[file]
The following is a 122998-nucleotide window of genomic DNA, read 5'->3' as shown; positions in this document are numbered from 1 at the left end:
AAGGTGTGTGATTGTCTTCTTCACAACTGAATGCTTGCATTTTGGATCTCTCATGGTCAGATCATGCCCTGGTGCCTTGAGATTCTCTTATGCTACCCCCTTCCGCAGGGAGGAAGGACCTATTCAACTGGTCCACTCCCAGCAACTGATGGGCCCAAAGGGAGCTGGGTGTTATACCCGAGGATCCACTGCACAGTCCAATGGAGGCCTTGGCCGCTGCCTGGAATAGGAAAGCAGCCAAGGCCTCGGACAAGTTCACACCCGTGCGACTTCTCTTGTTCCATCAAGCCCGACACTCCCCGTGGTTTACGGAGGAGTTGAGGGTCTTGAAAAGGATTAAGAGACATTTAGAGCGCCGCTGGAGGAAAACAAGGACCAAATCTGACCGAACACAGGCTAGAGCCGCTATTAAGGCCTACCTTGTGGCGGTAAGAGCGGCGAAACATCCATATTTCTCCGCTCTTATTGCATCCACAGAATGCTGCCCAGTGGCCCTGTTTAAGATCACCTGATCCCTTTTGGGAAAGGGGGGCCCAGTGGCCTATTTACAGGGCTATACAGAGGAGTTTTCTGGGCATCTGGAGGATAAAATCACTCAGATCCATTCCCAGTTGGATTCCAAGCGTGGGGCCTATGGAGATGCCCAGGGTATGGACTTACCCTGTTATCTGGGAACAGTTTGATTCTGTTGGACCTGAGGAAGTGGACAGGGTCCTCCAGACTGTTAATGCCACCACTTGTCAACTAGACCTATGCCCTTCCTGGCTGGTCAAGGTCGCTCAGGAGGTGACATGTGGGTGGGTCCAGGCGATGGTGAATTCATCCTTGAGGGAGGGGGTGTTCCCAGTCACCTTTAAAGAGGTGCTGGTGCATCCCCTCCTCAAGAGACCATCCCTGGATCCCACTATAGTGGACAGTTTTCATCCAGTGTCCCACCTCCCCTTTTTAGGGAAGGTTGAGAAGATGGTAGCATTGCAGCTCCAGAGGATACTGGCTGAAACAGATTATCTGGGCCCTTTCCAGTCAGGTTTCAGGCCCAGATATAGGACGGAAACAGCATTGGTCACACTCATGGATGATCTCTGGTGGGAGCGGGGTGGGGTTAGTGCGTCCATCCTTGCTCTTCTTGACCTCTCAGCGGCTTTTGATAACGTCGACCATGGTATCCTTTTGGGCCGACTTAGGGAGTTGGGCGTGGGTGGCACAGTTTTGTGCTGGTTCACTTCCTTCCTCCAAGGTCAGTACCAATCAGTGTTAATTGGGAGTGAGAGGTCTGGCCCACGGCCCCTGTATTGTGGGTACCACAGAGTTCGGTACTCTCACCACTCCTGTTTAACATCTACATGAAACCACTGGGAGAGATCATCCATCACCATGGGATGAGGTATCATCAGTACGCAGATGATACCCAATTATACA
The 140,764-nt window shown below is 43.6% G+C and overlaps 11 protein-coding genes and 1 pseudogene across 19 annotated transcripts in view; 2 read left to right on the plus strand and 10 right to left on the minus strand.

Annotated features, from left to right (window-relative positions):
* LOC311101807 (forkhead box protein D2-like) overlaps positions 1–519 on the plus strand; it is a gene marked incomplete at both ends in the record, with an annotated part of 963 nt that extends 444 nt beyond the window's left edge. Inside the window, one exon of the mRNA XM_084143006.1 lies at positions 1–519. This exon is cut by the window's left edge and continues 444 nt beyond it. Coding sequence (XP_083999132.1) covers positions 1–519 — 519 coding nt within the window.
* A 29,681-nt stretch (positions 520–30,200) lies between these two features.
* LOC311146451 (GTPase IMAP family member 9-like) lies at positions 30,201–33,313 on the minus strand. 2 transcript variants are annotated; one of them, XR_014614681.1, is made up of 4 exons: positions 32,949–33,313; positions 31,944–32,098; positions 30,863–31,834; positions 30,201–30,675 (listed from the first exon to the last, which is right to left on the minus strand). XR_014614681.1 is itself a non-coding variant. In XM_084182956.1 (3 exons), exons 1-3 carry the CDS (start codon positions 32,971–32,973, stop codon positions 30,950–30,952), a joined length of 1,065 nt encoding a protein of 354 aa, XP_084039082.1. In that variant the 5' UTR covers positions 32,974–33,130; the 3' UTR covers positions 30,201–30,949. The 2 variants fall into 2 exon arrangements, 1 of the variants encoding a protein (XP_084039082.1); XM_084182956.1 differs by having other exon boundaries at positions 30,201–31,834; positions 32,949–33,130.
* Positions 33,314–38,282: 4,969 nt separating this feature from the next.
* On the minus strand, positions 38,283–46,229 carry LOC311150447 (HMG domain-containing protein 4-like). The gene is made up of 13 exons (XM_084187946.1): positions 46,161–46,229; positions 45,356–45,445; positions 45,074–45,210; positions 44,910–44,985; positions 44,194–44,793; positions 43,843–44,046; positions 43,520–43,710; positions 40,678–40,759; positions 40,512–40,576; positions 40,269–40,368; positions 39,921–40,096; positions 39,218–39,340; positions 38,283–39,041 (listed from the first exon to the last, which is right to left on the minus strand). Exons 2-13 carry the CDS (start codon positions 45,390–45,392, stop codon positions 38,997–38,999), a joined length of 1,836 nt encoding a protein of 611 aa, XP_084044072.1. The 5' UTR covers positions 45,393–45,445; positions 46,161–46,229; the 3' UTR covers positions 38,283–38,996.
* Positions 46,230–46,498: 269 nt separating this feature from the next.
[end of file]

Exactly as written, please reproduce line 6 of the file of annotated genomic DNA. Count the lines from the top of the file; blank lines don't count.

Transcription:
* A 29,681-nt stretch (positions 520–30,200) lies between these two features.